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Extended Chronology of Drought in South Central, Southeastern and West Texas

Extended Chronology of Drought in South Central, Southeastern and West Texas

August 2011

Malcolm K. Cleaveland1, Todd H. Votteler2, Daniel K. Stahle3, Richard C. Casteel4, Jay L. Banner5

Note: Texas Parks and Wildlife Department produced a short video called Studying Cypress Trees, the Climate Detective available to the public on YouTube.

1 Corresponding Author; Professor Emeritus of Geography, Department of Geosciences, University of Arkansas, Fayetteville, AR 72701
2 Executive Manager of Intergovernmental Relations and Policy, Guadalupe-Blanco River Authority, 933 Court St., Seguin, TX 78155
3 Undergraduate student, Department of Geosciences, University of Arkansas, Fayetteville, AR 72701
4 Graduate student, Department of Geological Sciences, The University of Texas, Austin, TX 78712
5 Director of Environmental Science Institute, Department of Geological Sciences, The University of Texas, Austin, TX 78712


Abstract

Short instrumental climatic records prevent appropriate statistical and historical  characterization of extreme events such as the extent, duration, and severity of multi-year droughts.  The best solution is to extend climatic records through well understood  proxies of climate.  One of the best such proxies is climate sensitive annual tree rings, which can be dated precisely to the year, are easily sampled, and are widely distributed.  We created three new baldcypress chronologies in South Central Texas and used them, with existing Douglas-fir chronologies from West Texas and a composite post oak chronology in Central Texas, to calibrate and reconstruct June Palmer Drought Severity Index (PDSI) in climate divisions 5 (Trans Pecos), 6 (Edwards Plateau), 7 (S. Central), and 8 (Upper Coast), from 1500-2008.  We validated the reconstructions against observed data not used in calibration.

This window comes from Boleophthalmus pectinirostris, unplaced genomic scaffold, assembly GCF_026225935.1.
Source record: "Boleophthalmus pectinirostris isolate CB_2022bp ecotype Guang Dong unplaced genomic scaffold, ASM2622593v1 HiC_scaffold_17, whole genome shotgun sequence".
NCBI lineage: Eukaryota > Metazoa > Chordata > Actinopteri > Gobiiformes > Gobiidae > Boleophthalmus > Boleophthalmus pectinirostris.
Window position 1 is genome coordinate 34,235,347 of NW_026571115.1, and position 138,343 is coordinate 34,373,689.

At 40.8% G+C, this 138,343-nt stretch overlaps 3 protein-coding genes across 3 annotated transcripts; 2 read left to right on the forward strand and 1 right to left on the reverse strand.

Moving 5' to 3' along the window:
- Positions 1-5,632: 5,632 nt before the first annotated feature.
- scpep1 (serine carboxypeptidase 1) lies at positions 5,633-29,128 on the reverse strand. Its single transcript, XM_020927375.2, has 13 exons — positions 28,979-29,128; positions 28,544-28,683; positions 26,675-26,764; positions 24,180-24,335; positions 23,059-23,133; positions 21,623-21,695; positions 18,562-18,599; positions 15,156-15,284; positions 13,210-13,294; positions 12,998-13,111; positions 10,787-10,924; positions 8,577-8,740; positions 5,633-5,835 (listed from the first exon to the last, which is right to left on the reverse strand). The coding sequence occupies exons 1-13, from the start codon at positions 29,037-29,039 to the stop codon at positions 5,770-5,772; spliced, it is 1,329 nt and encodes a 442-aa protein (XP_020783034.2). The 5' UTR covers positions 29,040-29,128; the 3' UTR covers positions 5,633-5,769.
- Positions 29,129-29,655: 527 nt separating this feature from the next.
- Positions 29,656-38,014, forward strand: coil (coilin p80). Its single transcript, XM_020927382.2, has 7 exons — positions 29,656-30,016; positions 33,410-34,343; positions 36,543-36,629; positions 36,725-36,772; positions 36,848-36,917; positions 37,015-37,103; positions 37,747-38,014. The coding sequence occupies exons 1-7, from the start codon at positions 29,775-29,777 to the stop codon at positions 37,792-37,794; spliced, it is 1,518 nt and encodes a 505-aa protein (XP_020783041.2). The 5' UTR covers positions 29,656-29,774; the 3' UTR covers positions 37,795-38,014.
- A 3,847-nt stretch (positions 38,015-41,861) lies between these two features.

Currently, most water planners use the decade-long drought of the 1950s (1948-57 or 1947-56) as a worst case scenario.  Our reconstructions show, however, that a number of extended droughts of the past were longer and/or more intense than the 1950s drought.  Furthermore, extended droughts have been a consistent feature of southwestern climate since the 800s, including at least four megadroughts 15- to 30-years long centered in central or northern Mexico.  This and previous studies indicate that Texas severe decadal-scale drought has occurred at least once a century since the 1500s.  Current use by water planners of the 1950s drought as a worst case scenario, therefore, is questionable.  When water managers consider past droughts, population growth, and climate change, it becomes highly probable that the future poses unprecedented challenges.